Directed by: Tim Burton
Starring: Jack Nicholson, Glenn Close, Annette Bening, Pierce Brosnan, Sarah Jessica Parker, Jim Brown, Tom Jones
When I wrote my book on Tim Burton, Mars Attacks! (1996) was his latest film — and it seemed like a bit of a letdown as an ending for the story. (I understand that the Italian edition ends with chapters on Sleepy Hollow (1999). I certainly wrote said chapters, but I’ve never seen the book to confirm if the thing even exists.) It wasn’t that it was a bad film — though it hadn’t been well-received — but it seemed so much less important than the Burton movie that preceded it, Ed Wood (1994). I think part of the problem was that it was too many different things. And the main thing about it — that it was based on a set of 1962 trading cards that had been withdrawn after complaints that they were too gory, too suggestive, too violent and too disturbing — had already guaranteed that it was going to be deliberately subversive.
On the one hand, Burton was creating a movie that Ed Wood himself might have dreamed of making. It was also Burton’s biggest undertaking to date — a gigantic widescreen spectacular with the kind of all-star cast last seen in 1970s disaster movies. As a capper, Mars Attacks! was unregenerate in its anarchic take on mankind and martiankind. Nearly everyone and every creature in the film is reprehensible, stupid or both. No one is safe from satire, and no one is safe from being killed off at any given moment. This is one mean — not in a bad way — little movie. It doesn’t suffer fools or much of anyone.
The film’s basic idea is that the world is mostly made up of morons, bozos and posers with only a handful of remotely likable victims of these characters. To make matters worse, the invading Martians — regardless of their technological accomplishments — are nothing more than mean-spirited, horny frat boys, who conduct pointless experiments that are on a par with pulling the wings off butterflies and laughing. In a sense, the world and those attacking it are pretty evenly matched assholes. The only exceptions are a much undervalued teenager (Lukas Haas), his senile, Slim Whitman-loving grandmother (Sylvia Sidney), the president’s daughter (Natalie Portman), an ex-boxer (Jim Brown), his estranged wife (Pam Grier), their kids, a ditsy New Age lush (Annette Bening) and Tom Jones. Why Tom Jones? Well, because he’s Tom Jones, of course. A case can be made that the president (Jack Nicholson) isn’t a bad guy — despite his Nancy Reaganish wife (Glenn Close) — but he’s magnificently ineffectual. Otherwise, this is a world just ripe for the disintegration ray.
Time has made all of this seem less unreasonable than it did in 1996. Today, some of its excesses don’t seem as excessive. The posturing and posing of public figures no longer comes across as particularly exaggerated. The moment where the Martians wipe out Congress isn’t shocking anymore. And Sylvia Sidney’s delighted response, “They blew up Congress!” actually seems pretty satisfying these days. The only problem is that it doesn’t really leave us with much to care about — other than delight in some dark amusement. For some, that may well be enough.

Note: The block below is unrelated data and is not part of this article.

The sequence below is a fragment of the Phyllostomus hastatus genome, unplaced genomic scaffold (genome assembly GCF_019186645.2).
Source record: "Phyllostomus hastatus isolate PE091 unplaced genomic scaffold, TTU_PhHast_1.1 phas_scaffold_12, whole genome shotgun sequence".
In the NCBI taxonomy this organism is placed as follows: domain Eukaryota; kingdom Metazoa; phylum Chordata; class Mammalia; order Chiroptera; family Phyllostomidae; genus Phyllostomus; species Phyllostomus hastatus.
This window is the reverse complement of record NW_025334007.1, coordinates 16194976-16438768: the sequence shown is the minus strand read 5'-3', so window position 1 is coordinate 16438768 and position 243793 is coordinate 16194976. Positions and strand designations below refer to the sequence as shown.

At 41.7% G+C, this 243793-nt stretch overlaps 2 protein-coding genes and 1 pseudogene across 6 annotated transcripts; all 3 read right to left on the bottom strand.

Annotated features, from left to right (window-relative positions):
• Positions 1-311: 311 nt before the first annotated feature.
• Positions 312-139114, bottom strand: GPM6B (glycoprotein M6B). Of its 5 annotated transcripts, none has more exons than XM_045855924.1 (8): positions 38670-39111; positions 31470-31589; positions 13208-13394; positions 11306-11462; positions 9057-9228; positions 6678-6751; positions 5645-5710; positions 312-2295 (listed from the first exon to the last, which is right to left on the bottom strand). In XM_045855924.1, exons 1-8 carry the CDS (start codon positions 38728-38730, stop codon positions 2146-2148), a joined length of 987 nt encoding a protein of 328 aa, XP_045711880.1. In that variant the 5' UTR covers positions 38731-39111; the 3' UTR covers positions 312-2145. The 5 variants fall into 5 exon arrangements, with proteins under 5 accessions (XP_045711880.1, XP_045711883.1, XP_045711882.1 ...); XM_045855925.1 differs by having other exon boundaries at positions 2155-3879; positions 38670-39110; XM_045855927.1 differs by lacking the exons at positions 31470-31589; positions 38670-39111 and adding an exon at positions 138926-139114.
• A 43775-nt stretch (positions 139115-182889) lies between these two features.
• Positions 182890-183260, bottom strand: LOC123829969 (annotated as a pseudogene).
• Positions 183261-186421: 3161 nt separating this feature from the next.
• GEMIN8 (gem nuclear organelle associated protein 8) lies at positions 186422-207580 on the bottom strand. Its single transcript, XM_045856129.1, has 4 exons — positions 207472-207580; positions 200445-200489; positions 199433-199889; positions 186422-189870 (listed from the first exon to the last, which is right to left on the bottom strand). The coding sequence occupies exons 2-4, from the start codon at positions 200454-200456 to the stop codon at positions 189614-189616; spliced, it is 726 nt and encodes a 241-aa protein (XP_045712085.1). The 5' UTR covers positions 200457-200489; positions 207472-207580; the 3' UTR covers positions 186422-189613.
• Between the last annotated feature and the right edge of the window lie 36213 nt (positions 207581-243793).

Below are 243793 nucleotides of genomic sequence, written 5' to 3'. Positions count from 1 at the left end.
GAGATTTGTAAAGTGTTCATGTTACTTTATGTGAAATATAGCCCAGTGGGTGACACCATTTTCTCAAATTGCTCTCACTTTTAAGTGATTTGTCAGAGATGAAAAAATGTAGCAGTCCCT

Other aspects of the movie — notably the intentionally cheesy special effects and references to 1950s sci-fi flicks — always worked as long as you were in on the joke. Burton’s use of unrefined CGI to recreate the stop-motion look of the old Ray Harryhausen effects from Earth vs. the Flying Saucers (1956) is close to genius. Making the aliens into vicious, cosmic practical jokers is inspired. The aliens in Earth vs. the Flying Saucers may have toppled the Washington Monument onto a crowd of screaming extras, but Burton’s aliens go a step further by constantly shifting the structure to fall on the largest number of people — taking the whole concept to a new level. What once was mindless mayhem has here become a kind of gleeful mass murder. Is it misanthropic? Probably, but that’s kind of the point. That it all takes place amid gorgeous retro-production design with an immaculate cast — all of whom seem in on the nasty joke — makes it that much more brilliantly disturbing.
The Thursday Horror Picture Show will screen Mars Attacks! Thursday, Dec. 12, at 8 p.m. in the Cinema Lounge at The Carolina Asheville and will be hosted by Xpress movie critics Ken Hanke and Justin Souther.
In Brief: Back in the waning years of the 20th century, Tim Burton decided to make a movie based on (of all things) a somewhat notorious series of trading cards from 1962 called Mars Attacks! That idea seemed screwy enough, but it got screwier when Burton hired what remains his biggest-name cast and then proceeded to make a deliberately cheesy parody of 1950s sci-fi movies — complete with special effects that were meant to look cartoonish and hokey. The whole thing was intended to be a loving parody (or maybe satire), but audiences — and a lot of critics — didn’t seem to get it or want it. The intervening years, however, have been kind to Mars Attacks! and while it may never be considered prime Burton, it’s certainly no longer considered the misfire it was.